“Here in New Zealand, geese numbers are completely out-of-control and their excrement is having a serious impact on water quality and pasture growth. A single Canada goose produces more excrement than a sheep, with most of that ending up in our waterways.

    Fish and Game has a statutory obligation to control the birds’ population but hunters aren’t making a dent in the rising numbers.

    “In the South Island alone, geese numbers have climbed by an alarming 44 percent in just ten years. Fish and Game’s failure to publicly release the latest June count figures, as required under the South Island Canada goose management plan, is typical of its attempt to hide the pest’s increasing population figures.

    “I’m sure South Island farmers who witness these ‘winged rabbits’ munching through hectares of feed within hours would very much like to see those figures.

    “The Federation wants the Department of Conservation to go a step further than Natural England. We want Canada geese declared a fully fledged pest so farmers can destroy them without requiring an excuse.

    Conservation Minister, Tim Groser, is considering the status of Canada Geese and is expected to release his final decision soon.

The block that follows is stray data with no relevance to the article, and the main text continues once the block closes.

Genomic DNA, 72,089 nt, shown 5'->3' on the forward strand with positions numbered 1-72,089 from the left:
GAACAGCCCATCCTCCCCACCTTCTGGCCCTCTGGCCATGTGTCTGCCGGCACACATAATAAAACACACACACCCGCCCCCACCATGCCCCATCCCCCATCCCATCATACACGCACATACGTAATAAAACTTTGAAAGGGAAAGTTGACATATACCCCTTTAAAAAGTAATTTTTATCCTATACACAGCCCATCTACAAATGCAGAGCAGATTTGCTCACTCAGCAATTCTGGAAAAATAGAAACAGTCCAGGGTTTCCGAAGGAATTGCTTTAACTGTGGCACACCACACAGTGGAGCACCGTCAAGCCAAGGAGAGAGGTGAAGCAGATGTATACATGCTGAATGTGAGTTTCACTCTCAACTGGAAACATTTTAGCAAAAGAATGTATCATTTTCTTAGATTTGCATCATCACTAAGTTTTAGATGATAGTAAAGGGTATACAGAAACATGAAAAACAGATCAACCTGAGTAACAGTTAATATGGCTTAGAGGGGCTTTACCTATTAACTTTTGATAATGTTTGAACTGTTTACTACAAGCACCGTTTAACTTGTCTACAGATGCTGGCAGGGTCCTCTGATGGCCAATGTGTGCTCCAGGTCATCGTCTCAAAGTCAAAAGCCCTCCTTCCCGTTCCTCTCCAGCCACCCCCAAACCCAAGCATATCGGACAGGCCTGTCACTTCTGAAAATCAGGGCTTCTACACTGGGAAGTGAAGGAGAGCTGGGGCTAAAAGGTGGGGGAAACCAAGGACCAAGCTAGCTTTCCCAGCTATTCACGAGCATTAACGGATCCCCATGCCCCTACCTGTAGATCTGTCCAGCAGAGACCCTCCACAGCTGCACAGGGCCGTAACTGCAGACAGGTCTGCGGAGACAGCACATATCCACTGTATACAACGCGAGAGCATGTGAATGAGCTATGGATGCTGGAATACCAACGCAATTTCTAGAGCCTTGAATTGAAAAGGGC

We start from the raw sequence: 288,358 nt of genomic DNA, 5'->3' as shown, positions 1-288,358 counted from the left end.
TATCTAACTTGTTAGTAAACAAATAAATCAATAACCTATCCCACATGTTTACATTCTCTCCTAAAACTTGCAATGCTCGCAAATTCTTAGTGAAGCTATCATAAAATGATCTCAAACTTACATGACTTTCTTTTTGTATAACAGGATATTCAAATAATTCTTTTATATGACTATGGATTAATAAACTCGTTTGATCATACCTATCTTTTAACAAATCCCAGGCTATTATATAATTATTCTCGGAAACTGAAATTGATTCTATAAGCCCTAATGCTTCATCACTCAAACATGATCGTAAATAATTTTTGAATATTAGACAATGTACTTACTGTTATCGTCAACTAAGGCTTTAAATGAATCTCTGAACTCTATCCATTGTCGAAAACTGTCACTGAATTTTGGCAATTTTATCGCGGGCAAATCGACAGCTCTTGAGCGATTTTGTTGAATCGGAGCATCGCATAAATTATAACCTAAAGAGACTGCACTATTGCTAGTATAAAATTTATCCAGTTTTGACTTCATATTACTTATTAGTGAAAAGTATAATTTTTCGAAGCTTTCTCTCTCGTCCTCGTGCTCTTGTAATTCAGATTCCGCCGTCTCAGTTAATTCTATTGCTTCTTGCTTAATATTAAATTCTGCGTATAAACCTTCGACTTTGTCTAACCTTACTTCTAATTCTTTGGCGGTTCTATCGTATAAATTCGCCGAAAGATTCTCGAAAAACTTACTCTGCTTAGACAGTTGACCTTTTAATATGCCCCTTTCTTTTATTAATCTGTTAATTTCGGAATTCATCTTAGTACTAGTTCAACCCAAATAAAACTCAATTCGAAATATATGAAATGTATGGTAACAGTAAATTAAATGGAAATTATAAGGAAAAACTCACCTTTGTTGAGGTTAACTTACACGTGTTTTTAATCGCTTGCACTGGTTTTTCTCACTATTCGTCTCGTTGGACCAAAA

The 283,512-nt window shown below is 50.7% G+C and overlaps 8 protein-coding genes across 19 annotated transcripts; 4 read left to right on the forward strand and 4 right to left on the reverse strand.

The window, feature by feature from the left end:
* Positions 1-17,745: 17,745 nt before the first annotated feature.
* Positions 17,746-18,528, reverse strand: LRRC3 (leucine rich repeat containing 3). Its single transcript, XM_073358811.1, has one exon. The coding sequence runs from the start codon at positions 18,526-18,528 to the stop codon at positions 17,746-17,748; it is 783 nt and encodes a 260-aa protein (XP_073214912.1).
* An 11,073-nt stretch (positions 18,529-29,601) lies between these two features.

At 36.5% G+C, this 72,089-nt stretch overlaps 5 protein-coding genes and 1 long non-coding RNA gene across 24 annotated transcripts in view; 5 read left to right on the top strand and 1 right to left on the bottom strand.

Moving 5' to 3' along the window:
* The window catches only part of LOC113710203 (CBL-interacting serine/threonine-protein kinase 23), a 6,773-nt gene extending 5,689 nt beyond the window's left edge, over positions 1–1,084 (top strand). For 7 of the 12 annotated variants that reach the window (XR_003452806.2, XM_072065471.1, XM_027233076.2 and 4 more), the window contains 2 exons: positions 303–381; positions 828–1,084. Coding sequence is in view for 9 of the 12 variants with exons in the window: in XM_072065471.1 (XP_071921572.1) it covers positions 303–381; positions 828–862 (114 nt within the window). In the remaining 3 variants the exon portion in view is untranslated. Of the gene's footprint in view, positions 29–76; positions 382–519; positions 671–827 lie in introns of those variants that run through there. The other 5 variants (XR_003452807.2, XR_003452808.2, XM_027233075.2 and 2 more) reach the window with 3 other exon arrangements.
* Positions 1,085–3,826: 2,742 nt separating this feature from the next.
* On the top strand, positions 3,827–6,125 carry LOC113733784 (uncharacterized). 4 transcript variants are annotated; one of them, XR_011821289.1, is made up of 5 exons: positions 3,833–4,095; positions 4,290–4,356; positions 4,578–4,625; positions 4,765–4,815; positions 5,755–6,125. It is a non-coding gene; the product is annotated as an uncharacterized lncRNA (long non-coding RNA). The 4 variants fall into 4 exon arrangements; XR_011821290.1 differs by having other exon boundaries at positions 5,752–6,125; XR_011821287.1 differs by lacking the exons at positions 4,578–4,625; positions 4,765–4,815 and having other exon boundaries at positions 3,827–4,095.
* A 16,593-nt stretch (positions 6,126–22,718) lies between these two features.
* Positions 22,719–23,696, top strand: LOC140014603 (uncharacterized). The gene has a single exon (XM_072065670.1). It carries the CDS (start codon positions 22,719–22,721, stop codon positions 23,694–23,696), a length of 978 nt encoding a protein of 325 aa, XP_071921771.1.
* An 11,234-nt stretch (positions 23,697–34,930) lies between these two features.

“I sincerely hope, for the good of the country, Minister Groser ensures this pest is correctly managed. At the very least, DoC should directly oversee Fish & Game’s management of the pest.”

    “Farmers, environmentalists and the country’s airports no longer have confidence in Fish & Game’s ability to manage Canada geese. “

    Britain has declared open season on ring-necked parakeets, monk parakeets from South America and Egyptian geese too on the grounds they pose some threat to wildlife, crops, public safety or public health, according to Natural England.


    Backbenches

    01/10/2009

    To get to an 8.30 meeting in Wellington this morning I could have got up at 4.45 (which thanks to daylight saving would have felt like 3.45), to drive for a couple of hours to fly from Timaru, fly back this evening and get home after 9pm.